The Heljan BOC tanker is an expensive wagon, but when they were offered at half price I was keen to get them added into the Farkham roster.
Shortly after receiving the seven tankers I purchased, and after looking at Paul Bartlett’s photographs of the prototype, I got started on the weathering. Using Railmatch acrylic Frame Dirt in the airbrush, I blew over the bogies, chassis and lower bodyside.
On the prototype, the top half of the tanks seem to rust far more than the half below the identification band. In fact, the lower part of the tank remains almost rust free. After the frame dirt was dry I gave the wagons a coat of matt varnish, which is an essential part to the next step, the washes. Using a flat brush and the Flory Models Rust and Sand washes, I applied a generous amount to the upper bodysides and left it to dry. Then, with a damp sponge, and using a downward motion, the wash was manipulated to give the desired effect.
I’ll clean the handwheels before I consider them finished, but otherwise I’m quite pleased with them. A short blog post today, for what has been a time consuming but simple job.
This week I’ve finished the iconic Railfreight class 47 workhorse, and it’s ready to enter service on Farkham.
The base model for this loco project is a Bachmann 47301, part number 31-655. The loco is already in Railfreight Red Stripe, but there are some differences that needed to be addressed first.
Once the body was separated from the chassis, I removed the orange cantrail stripe, white body side stripe, numbers and the BR double arrows. I do this by placing the body in an old baking tray, and spraying oven cleaner onto the unwanted livery details. After 20 minutes, I repeat the process and after a further 20 minutes I rinse the oven cleaner off the model. Under warm water, the printed details can be easily scratched of with a thumbnail without affecting the paint work. It basically softens the factory printed details.
The red stripe on 47 363 was only present on the grey bodyside, so I set to removing it from the yellow cabsides with a cotton bud and T-Cut.
One of the initial attractions to modelling this class 47, was the black faded numbers present on the body sides. Plenty of thought went into how I would recreate this feature, but I decided to use a sign writing vinyl cutter to make a stencil and spray the numbers. I then used a fine sanding stick to flat the painted numbers back, fading them like the prototype. The windows and cab interiors were then removed and a coat of acrylic gloss varnish was airbrushed over the model ready for transfers.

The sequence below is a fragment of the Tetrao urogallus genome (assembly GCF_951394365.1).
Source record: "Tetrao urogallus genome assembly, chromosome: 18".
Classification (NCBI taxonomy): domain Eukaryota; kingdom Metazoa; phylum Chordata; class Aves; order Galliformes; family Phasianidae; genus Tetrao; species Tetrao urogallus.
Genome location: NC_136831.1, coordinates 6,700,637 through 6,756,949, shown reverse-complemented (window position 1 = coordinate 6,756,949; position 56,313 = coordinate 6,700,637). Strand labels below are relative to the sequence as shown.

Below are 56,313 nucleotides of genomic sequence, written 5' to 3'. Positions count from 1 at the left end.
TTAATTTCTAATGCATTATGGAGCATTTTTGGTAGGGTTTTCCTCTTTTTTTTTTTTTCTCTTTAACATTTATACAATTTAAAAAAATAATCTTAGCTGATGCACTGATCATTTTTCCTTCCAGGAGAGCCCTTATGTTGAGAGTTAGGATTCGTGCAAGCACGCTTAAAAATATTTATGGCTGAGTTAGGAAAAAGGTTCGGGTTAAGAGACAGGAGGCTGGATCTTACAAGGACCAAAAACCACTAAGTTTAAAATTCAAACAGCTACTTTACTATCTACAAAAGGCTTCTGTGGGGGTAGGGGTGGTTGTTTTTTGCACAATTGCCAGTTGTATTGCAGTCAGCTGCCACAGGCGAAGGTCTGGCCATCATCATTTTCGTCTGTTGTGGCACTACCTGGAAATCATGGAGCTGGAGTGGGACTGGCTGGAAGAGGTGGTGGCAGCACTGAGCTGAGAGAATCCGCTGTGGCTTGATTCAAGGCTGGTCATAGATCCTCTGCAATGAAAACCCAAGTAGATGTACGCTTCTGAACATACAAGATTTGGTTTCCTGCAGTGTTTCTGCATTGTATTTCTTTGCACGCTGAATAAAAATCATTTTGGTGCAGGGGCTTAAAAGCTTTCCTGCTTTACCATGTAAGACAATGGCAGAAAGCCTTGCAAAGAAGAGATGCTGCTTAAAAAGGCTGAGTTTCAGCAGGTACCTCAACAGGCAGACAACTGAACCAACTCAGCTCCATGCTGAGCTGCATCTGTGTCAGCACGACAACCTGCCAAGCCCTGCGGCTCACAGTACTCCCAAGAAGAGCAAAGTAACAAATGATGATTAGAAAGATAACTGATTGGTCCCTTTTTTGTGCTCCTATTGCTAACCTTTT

I used Railtec Transfers, which I highly recommend when using acrylic paints and varnishes. The numbers, BR double arrows, kingfishers and white cantrail stripes were all applied before a coat of matt varnish.
The glazing and cab interiors were refitted to the body. Smiths screw link couplings and bufferbeam detailing were added before the body was reunited with the chassis. The marker light panels were flooded with thinned matt black paint before my thoughts turned to weathering.
I usually like to combine a range of techniques, depending on the look of the prototype. Starting with the airbrush, a dusting of Railmatch Frame Dirt was applied to the chassis and lower bodysides. The roof had a coat of Railmatch Roof Dirt and the exhaust port received some matt black.
Next I applied Flory Models washes, starting with Dark Dirt to the roof. Using a flat brush in a downward direction and wiping the excess off with a damp sponge, again in a downward motion. To fade the bodysides, I used the white wash in the same way. Dark Dirt was then applied again where the oily deposits run down the body.
Overall, I’m quite pleased with how this project has turned out, and 47 363 is now ready to be put into revenue earning service on Farkham.